Are you tired yet? Trust me, I get it. As I look around and feel the weight of this work myself, educators are "June tired" in October. We have a long road ahead of us. For those who have been educators for awhile, over time, you have come to predict and plan for the natural flow of the school year - the excitement of September, consistency of October, slump of November, anticipation in December, etc. You can plan your clocks by it (and even deal with Daylight Savings) - until this year. This year, by so many measures, is different.
In the mix of it all, I am concerned that educators pushed themselves so far through the spring and summer that your consistent pace and planning is all out of sorts. Educators who had big goals for this year - trying new platforms and apps, reading even just two more books, implementing new structures for small group instruction, or for some, starting a graduate program, are losing some serious steam.
I see you, you're exhausted. And I understand why.
You Must Keep Stretching
It is important that in the muddle and mess, you find just the right nexus for yourself between stretch and stress. What small step will you take this week - even if it's moving a book from your Kindle wish list to your Amazon cart and pushing "Buy"? You've got some big goals, and I want to be sure they aren't derailed - even by a pandemic. Because at the end of the day, our students look to you not just as their teacher, but as a model learner. They look to you as someone who hasn't stopped growing and is willing to try new things, mess them up, and try again.
We Need You - Even Decades Years Later
Don't believe me? I was struggling with big writing project last week. While I could have reached out to one of my accountability partners, my editor, or any number of people in my professional learning network, I connected with a former teacher instead. You know why? Because teachers have a special gift of meeting their students right at the nexus between stretch and stress and motivating them to do and be more. We can reference Vygotsky's zone of proximal development (ZPD) or Atkinson's expectancy-value theory (and we wouldn't be wrong), but at the end of the day, the "special sauce" really is about relationships.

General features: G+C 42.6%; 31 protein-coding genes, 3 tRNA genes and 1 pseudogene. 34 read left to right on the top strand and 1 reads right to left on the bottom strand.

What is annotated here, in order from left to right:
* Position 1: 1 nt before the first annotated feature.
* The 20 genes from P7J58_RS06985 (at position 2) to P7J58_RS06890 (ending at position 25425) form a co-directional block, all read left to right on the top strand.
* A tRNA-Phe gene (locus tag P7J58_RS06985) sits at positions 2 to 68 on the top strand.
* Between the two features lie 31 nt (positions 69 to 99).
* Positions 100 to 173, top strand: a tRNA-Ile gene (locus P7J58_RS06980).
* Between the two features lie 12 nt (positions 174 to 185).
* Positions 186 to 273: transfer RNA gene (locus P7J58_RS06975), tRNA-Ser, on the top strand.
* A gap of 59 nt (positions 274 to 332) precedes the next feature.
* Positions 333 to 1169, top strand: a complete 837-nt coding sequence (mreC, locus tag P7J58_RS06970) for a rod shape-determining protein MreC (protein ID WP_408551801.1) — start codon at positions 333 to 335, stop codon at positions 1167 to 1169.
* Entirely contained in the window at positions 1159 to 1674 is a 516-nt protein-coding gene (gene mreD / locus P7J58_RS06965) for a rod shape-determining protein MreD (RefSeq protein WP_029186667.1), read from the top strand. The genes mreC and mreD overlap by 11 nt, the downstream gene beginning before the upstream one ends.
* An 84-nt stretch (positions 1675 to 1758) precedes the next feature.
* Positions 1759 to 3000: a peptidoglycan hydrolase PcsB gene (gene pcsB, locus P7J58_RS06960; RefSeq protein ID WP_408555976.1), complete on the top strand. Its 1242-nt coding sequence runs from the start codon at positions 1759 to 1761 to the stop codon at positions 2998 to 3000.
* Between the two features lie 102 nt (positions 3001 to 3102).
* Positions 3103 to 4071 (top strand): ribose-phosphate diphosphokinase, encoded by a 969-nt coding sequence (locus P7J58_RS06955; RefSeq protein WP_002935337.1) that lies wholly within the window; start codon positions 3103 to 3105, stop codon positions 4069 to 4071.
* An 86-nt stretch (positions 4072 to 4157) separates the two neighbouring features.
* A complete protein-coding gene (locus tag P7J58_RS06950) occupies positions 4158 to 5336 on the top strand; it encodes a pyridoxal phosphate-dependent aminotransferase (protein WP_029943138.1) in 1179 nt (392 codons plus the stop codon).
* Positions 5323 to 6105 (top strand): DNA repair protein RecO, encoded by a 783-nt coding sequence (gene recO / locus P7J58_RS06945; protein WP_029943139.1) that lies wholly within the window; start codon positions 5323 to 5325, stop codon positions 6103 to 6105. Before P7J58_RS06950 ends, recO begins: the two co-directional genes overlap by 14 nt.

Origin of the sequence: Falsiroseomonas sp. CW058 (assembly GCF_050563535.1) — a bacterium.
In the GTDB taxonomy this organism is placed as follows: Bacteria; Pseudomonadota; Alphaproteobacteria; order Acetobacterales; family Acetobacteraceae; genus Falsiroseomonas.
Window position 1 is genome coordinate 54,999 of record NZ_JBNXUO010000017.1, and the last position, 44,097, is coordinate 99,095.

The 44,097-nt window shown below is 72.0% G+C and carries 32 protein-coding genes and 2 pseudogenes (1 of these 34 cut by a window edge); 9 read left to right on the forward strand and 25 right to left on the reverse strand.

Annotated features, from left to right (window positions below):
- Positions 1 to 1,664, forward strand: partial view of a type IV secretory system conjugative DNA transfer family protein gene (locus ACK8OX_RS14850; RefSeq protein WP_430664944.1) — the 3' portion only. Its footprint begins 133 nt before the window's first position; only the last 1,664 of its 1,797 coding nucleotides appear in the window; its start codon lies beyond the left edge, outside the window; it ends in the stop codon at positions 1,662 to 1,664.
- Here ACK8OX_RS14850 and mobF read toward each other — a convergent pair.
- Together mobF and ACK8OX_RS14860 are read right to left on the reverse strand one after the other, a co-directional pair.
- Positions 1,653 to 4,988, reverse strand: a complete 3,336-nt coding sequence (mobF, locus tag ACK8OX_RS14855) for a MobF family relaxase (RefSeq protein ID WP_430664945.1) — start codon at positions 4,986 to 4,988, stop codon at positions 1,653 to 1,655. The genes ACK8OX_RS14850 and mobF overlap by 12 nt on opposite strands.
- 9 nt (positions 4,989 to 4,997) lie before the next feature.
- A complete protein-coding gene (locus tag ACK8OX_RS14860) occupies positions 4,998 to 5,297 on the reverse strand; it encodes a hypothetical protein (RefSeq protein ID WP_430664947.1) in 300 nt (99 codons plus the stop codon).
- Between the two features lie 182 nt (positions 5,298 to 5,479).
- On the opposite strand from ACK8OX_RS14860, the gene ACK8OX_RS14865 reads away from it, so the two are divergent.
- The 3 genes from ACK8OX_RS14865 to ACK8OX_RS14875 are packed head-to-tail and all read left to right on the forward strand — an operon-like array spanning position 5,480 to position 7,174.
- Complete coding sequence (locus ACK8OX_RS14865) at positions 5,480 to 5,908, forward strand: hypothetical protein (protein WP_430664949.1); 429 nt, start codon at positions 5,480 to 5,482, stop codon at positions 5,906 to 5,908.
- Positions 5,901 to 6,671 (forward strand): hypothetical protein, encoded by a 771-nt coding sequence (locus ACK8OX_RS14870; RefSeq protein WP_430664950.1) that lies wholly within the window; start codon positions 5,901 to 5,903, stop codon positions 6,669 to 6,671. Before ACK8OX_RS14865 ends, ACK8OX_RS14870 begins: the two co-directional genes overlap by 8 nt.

Mr. Joe Marquart was my 10th grade English teacher, and I have never worked harder in a class before or after that one. He stretched me to grow as a researcher, critical thinker, writer, and most importantly, human being. When my first book was published, the first copy went to him - hand-delivered while he was teaching.
Mr. Marquart retired a little over a year ago after teaching for 50 years. At his retirement party (picture below) I reconnected with him and listened carefully as other former students did the same. After decades of "initiatives," administrative changes, new leadership, old leadership, and lesson plans, he remained steady. He somehow found the right nexus between stretch and stress to meet his students exactly where we needed him while still being present for himself and his family.
When we met last week, Mr. Marquart and I reminisced about the past, but what struck me is how - even now - he continues stretch himself. He volunteers, takes college classes, and still meets with former colleagues and students.
What's Your One Step?
So while I know you're exhausted, find just one way to stretch yourself this week a little closer to your goals. Build in a morning walk, download that app you've been wanting to check out, connect with colleague, or read an article you bookmarked. Stretch yourself 1% further. We need you to keep showing up for your students, but also for yourself and your goals.